Parliament is due to begin debating a series of measures aimed at cracking down on increasing violence at sports grounds around Switzerland.
The move comes ahead of the 2008 European football championships that are being jointly hosted by Switzerland and neighbouring Austria.
The proposed measures include a national database of hooligans, travel restrictions and banning orders for known troublemakers.
The bill also foresees preventive detention as well as increased powers for police and the customs authorities to confiscate violence-inciting propaganda material.
The government says similar steps introduced in other countries have proven successful and would also boost internal security in Switzerland.
Violence among extremist fans and other troublemakers in Switzerland has been on the rise over the past few years.
As a result, the Swiss football and ice hockey authorities introduced hefty fines and other penalties for clubs whose supporters misbehave.
Tests are also underway with a security system using biometric data to identify hooligans at ice hockey games.
The legal amendments are likely to be passed by the House of Representatives, according to Luzi Stamm, a parliamentarian and member of the legal affairs committee.
He said neither his rightwing Swiss People's Party nor the centre-right parties saw any major flaw in the bill.
"I think the proposals will go through without too much opposition in parliament because the pressure is on to amend Swiss legislation in time for Euro 2008," he said.
Stamm added that one point of contention was whether the legislation should be limited until the end of 2008 or made permanent.
On the other side of the political spectrum, the centre-left Social Democratic Party and the Green Party argue that the planned measures go too far, notably the idea of setting up a hooligan database.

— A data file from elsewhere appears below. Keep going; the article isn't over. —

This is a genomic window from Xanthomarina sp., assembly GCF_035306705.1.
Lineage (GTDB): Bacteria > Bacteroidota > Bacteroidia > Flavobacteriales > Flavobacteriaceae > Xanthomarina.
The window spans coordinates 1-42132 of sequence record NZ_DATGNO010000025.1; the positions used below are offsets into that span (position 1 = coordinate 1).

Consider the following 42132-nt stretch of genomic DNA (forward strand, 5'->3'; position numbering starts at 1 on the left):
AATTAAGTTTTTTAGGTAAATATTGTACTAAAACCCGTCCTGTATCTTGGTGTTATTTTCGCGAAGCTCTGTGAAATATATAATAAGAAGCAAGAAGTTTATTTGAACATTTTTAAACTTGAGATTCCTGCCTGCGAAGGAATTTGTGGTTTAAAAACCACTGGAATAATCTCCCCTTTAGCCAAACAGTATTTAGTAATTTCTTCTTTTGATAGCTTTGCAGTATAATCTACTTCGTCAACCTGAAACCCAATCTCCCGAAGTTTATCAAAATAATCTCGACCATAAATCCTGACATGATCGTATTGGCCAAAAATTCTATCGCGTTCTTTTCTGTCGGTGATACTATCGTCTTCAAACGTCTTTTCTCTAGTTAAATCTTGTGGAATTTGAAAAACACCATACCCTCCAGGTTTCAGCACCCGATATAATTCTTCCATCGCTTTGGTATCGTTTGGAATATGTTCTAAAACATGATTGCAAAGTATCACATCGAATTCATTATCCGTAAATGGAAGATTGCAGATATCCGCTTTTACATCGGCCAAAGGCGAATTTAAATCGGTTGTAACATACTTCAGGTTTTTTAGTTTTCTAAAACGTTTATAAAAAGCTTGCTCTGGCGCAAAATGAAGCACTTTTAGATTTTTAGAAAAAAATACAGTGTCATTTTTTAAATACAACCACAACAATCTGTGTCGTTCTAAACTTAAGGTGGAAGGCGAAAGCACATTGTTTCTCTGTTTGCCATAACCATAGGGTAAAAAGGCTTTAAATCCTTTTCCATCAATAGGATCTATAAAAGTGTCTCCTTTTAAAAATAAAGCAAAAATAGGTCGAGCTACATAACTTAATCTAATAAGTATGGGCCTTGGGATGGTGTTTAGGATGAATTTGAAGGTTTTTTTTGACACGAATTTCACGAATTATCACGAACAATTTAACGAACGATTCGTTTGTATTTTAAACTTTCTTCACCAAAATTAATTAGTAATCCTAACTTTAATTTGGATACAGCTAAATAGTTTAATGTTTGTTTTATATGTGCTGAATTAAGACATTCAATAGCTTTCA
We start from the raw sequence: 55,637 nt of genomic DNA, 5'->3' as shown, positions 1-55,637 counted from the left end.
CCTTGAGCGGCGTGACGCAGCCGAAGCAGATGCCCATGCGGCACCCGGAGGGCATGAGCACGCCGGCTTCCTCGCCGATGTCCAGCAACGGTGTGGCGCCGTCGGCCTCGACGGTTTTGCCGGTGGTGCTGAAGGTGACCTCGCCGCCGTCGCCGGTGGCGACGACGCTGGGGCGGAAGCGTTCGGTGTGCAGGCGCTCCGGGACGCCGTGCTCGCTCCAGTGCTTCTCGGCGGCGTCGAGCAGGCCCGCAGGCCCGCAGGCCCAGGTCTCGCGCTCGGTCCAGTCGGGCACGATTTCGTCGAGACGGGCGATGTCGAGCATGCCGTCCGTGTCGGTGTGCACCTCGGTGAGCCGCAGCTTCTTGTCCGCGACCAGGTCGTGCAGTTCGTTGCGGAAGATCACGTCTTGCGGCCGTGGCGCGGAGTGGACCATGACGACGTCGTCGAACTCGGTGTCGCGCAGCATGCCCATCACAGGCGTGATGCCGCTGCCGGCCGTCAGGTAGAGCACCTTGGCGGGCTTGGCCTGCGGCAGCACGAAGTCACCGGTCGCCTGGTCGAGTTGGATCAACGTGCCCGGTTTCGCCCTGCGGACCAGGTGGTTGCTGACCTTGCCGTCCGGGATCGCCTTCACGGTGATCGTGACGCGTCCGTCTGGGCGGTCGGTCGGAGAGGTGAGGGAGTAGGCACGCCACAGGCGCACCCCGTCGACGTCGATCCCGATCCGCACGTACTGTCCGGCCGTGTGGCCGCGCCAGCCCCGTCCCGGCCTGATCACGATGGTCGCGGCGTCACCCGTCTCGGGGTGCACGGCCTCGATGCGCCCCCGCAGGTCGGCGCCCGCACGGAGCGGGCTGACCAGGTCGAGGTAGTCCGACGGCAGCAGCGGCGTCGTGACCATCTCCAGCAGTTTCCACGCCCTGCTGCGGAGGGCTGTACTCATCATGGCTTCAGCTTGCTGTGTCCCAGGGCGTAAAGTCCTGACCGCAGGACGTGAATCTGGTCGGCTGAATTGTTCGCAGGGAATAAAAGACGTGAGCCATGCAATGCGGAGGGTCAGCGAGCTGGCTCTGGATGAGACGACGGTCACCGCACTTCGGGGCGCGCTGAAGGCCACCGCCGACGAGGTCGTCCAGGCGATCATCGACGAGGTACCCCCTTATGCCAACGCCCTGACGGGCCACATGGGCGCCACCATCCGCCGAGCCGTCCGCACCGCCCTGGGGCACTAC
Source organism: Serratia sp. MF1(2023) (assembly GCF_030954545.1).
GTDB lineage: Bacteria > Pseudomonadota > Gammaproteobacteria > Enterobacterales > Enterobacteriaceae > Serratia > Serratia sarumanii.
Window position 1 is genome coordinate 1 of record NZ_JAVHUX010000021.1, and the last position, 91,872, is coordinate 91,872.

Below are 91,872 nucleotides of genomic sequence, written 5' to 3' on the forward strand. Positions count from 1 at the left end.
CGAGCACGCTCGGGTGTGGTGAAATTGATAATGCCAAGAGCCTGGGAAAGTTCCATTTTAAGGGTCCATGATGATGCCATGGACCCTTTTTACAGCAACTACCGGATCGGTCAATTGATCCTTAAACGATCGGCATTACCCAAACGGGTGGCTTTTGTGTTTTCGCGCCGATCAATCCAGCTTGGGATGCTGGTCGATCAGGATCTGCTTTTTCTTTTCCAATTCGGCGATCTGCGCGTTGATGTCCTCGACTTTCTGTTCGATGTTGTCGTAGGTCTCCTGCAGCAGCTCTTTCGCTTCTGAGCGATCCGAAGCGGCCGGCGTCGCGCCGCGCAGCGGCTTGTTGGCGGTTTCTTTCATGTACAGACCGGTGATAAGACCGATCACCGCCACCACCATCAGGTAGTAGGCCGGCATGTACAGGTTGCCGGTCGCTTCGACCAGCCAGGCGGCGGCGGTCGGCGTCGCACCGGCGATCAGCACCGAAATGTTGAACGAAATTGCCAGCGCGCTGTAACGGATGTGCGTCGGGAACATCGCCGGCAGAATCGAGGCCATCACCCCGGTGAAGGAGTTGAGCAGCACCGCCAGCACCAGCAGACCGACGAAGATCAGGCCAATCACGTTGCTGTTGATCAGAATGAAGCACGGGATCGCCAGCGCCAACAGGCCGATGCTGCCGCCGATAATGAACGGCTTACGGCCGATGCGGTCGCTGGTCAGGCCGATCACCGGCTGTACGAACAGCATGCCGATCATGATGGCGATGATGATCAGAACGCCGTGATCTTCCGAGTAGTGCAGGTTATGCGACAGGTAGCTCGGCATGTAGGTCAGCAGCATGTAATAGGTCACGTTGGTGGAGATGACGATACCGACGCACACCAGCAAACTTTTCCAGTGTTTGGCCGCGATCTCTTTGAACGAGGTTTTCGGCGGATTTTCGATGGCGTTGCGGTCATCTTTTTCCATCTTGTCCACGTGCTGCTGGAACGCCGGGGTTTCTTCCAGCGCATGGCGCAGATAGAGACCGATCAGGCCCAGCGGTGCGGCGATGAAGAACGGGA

"It's all about pleasing Uefa [European football's governing body]," said Green Party parliamentarian Daniel Vischer.
Vischer believes the law not only "overshoots the mark" but is also unconstitutional.
"The federal authorities have no right to interfere in cantonal police matters, and the current regulations are sufficient," he said.
He also criticised football clubs for demanding a bigger role from the federal authorities in the fight against hooliganism.
Vischer's statements echoed reservations by experts who work with football fans.
David Zimmermann, a psychologist, told swissinfo earlier this year that the planned measures were an "overreaction".
He said the government should focus on prevention, adding that the best way to tackle the problem of hooliganism was if police and fan groups worked together.
The Senate, the other parliamentary chamber, is due to discuss the anti-hooliganism measures next year.
Parliament is also due to have a say next year on controversial plans by the government to contribute SFr72 million ($55.2 million) in funds for Euro 2008, the bulk of it to cover security costs.
Initially the cabinet had earmarked just SFr3.5 million for the event.
swissinfo, Urs Geiser
Proposed anti-hooliganism measures include a national hooligan database, preventive detention, travel restrictions and banning orders.
Switzerland is hosting Euro 2008 with neighbouring Austria. The tournament is due to begin on June 7, 2008.
Violence has been on the rise at football and ice hockey stadiums in Switzerland over the past few years.
Parliament is due to begin discussions this week on government plans to crack down on hooligans at sports stadiums.
The bill has met opposition from the centre-left and Greens, but the majority centre-right and rightwing look set to approve it.
A SFr72 million ($55.2 million) credit package for Euro 2008 will be debated in a separate bill in parliament next year.
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